With my show [on Cashmere Radio], I was able to make sure every month, I had a fresh mix, whether I liked it or not. It provided me a platform to connect with other people in the industry.
I gained a lot of party bookings in the beginning through the fact that I invited people [such as Gizem Adiyaman and Lucia Luciano from Hoe_mies] to my radio show because I wanted to connect with those scenes and see what they were about.
6. Invest in your community
I didn’t have any goals of climbing some sort of social ladder or force an integration in terms of community. I think music naturally forms community of people willing to help one another, especially when you consider the history of dance culture, club culture, and radio culture–it’s about sharing and process, but it’s also about the individual. The fact that music can connect so many people means that communities naturally form around that.
This is why I got involved with so many projects: the sharing, connecting, and community aspect of music is something I naturally enjoy.
7. Consider the metrics to assess your own growth
I definitely think I’m growing in terms of versatility of my sound. When I first started DJing, I I was quite clear cut and confined to a particular sound–being grime, bass, UK club, with a bit of mainstream pop house vibes. But looking at how I evolved, I wanted a large breadth in terms of genres and styles of mixing. Also, I am no means an expert at reading a crowd, but I also think that this skill has developed and I’m much more versatile and adaptable.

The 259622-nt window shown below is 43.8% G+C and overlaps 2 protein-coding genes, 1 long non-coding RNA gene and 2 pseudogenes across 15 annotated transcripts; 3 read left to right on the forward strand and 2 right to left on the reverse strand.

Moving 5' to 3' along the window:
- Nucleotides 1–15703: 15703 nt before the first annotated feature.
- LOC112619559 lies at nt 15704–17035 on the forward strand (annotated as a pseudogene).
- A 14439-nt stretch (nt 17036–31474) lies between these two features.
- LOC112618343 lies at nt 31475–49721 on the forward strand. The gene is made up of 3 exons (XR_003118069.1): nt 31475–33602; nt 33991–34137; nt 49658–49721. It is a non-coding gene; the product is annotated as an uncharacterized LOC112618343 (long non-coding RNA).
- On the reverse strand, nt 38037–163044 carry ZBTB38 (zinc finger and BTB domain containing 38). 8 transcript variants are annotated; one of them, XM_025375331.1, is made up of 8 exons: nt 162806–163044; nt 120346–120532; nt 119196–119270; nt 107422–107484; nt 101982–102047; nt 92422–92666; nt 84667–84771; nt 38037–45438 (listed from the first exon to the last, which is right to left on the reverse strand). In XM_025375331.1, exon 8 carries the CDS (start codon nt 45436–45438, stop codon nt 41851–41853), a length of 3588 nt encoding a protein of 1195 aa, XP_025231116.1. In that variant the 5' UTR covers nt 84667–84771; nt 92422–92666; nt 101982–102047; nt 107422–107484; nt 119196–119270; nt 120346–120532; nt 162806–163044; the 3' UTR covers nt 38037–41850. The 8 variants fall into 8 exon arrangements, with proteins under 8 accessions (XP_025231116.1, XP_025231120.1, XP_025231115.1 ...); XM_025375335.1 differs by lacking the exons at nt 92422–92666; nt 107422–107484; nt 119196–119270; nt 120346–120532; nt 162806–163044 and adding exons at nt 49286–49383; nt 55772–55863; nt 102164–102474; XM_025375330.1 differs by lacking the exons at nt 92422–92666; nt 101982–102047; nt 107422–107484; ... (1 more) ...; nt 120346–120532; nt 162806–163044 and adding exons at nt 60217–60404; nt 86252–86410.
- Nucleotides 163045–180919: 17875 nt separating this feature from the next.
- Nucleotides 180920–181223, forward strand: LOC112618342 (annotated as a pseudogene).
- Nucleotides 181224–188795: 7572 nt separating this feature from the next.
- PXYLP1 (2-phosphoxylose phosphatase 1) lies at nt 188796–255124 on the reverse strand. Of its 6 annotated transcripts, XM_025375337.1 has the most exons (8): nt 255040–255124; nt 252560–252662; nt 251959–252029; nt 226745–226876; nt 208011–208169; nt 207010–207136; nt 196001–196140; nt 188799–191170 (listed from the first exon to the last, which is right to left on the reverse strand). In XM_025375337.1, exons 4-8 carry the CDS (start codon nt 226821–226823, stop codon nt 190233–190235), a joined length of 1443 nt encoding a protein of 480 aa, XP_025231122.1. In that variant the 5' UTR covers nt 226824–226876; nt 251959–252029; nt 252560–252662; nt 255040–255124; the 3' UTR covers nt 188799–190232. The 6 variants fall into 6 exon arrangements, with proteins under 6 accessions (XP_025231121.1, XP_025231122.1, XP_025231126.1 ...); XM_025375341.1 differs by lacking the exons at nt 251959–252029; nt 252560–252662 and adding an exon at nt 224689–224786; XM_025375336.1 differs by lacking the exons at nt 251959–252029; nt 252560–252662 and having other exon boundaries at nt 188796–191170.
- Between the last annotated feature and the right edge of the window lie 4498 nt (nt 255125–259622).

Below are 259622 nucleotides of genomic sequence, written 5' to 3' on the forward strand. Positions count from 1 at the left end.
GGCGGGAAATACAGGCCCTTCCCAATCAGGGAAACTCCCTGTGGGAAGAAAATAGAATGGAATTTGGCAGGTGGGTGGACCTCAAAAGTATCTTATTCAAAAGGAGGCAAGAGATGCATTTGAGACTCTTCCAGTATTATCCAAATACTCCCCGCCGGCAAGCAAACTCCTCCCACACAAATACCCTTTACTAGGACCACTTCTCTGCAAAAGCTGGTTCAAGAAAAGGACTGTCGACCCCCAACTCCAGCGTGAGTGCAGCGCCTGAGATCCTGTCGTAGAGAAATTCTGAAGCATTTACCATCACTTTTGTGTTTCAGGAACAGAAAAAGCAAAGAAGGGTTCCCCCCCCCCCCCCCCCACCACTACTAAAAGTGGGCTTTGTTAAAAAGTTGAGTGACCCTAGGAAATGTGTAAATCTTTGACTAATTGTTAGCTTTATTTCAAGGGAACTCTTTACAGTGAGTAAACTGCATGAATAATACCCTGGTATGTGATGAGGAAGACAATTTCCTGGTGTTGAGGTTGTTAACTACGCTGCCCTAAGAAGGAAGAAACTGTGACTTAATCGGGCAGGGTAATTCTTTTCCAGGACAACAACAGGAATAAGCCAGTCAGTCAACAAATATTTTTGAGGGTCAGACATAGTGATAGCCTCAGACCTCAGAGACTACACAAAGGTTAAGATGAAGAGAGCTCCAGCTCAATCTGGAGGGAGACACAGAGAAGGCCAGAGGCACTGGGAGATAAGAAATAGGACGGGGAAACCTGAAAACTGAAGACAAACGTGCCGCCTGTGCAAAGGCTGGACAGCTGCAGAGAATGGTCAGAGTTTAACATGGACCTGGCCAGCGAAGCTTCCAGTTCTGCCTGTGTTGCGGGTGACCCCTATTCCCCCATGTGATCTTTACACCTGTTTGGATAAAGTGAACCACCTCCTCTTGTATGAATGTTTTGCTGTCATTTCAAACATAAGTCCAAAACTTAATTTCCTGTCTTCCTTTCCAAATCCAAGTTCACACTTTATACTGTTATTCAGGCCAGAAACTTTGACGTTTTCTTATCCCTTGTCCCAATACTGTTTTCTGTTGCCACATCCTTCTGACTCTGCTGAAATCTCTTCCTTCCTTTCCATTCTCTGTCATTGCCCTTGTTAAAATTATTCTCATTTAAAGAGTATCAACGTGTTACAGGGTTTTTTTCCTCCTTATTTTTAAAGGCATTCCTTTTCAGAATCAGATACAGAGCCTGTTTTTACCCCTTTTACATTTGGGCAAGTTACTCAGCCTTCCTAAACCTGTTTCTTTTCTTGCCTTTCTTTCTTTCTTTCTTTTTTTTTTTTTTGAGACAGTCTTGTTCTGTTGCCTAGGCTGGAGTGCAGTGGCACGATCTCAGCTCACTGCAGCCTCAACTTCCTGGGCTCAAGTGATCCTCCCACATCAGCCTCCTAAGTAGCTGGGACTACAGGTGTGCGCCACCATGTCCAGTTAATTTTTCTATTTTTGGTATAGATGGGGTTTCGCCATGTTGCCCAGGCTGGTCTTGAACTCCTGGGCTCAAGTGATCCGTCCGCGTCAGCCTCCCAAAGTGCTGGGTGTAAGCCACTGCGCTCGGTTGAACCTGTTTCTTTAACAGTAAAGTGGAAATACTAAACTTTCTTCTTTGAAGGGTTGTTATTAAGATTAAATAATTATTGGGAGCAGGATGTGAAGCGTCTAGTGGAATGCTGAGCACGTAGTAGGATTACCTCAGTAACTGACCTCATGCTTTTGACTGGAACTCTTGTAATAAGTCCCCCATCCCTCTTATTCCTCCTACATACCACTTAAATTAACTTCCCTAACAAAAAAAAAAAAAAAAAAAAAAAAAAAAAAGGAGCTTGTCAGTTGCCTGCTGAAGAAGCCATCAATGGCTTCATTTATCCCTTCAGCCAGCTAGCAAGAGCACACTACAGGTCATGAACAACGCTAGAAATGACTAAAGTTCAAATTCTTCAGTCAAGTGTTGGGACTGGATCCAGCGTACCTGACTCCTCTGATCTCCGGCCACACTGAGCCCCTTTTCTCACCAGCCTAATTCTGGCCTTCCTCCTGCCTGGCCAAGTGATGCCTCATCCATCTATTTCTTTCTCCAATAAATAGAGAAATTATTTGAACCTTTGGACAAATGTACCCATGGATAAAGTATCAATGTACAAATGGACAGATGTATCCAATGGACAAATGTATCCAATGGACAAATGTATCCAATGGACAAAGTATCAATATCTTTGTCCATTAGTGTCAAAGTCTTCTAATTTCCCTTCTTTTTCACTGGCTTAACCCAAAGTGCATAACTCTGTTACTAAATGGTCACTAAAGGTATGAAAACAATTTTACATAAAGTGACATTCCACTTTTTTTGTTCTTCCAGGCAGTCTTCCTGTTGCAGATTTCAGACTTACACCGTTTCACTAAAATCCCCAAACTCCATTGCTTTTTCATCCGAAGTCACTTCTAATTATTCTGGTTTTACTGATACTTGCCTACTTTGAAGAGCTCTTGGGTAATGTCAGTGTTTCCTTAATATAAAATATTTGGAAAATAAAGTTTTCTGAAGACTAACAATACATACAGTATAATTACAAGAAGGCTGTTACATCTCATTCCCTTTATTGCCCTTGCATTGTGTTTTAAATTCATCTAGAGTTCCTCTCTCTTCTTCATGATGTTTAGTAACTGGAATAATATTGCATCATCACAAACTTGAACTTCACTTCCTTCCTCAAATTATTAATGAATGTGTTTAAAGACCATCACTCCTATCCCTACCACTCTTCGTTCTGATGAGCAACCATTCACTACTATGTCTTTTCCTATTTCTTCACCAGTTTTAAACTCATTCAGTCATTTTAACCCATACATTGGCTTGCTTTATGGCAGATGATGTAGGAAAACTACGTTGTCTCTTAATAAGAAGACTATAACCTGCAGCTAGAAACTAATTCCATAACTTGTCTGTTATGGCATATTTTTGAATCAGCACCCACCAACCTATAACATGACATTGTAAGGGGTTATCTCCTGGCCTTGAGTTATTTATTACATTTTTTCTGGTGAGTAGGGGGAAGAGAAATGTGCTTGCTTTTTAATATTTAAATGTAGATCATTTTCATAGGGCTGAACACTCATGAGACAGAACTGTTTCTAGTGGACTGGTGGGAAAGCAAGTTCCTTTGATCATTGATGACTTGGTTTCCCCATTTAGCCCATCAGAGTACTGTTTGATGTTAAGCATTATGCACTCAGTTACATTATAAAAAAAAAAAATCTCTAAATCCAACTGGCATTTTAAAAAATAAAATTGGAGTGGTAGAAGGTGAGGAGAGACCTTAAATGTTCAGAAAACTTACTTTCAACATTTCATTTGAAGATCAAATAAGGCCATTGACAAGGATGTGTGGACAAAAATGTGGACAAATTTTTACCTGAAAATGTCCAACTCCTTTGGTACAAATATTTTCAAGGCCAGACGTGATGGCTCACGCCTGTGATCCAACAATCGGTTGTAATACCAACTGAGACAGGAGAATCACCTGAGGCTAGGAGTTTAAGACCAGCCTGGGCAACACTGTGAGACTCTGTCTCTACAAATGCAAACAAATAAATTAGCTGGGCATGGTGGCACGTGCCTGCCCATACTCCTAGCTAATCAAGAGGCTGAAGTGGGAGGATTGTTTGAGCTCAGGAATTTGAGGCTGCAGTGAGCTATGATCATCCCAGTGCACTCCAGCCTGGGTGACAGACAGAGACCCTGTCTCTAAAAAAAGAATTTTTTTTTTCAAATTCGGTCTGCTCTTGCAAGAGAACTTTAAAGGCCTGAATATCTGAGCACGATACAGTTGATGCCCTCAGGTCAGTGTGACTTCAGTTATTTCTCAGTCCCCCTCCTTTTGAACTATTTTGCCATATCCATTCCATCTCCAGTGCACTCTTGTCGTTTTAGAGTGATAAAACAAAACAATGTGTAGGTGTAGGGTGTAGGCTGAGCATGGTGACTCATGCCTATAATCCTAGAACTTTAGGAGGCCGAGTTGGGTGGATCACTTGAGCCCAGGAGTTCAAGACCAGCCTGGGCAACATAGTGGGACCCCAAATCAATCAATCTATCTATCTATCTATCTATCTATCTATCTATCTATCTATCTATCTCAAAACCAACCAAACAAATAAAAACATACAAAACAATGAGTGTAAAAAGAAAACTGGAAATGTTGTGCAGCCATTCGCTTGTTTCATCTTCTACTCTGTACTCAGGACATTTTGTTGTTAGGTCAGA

I also measure [my growth] by the opportunities that I’ve been given: the ability to play around the world, and my general exposure. I’ve been able to play to such a wide variety of people in so many different situations, from clubs and festivals to corporations and conferences, and that breadth is a testament to the way I’ve grown as an artist.
8. Explore all avenues to stay curious about music
I have worked quite hard to maintain the fact that I am a multi-genre artist. When I first started out, I had quite energetic grime and bass sets, but then I reached out to a collective called Lecker, who does live soul and r&b shows, and I asked if I could do a soul set. I love basically all forms of music, all genres, and I think exploring in the way, I can use that love of so many genres in my sets to keep things spicy.
Something I learned early on, [from experiences with L-Vis 1990, Abyss X, Neana, and fellow No Shade member AUCO] is that going back-to-back is amazing. That’s one of the fastest ways I’ve learned and my eyes were opened, to both good and bad. Go back-to-back with as many people as possible, and have fun with it. People mix in so many different ways. Making sure you understand that you are on a journey of exploration, and really doing it for the love of music, I think, is the most important advice.
9. Maintain joy for the craft through financial self-care
I won’t lie, I’ve been quite overstretched and that becomes quite draining. I think making sure you’re taking regular breaks and making sure you know why you’re playing gigs is key. I’m lucky enough that I have a [full-time] job and that I’m not financially dependant on my craft. I pick gigs because I love them, not because I need them. Almost making sure I have that detachment is important and keeps things fresh for me as well.
Also, negotiate. Always negotiate when people ask to book you for a certain fee. I’ve been on both sides of it: both as a booker and as an artist. Especially when it comes to minorities, just because of the way society is, we’re not naturally conditioned to ask for more. Now, it’s always drilled into me to negotiate.
10. Lastly, be present with your audience
One last piece of advice, look up at the crowd when you’re DJing. It seems so simple, but you can get so stuck in mixing and blending, and you get so nervous you don’t want to acknowledge the audience. Engage with the crowd, people will remember you, and it will be a memorable experience for everyone.
This interview has been edited and condensed for clarity. Follow Kikelomo on Instagram.
Additional graphic design by Ekaterina Kachavina.
Published January 21, 2020. Words by Whitney Wei.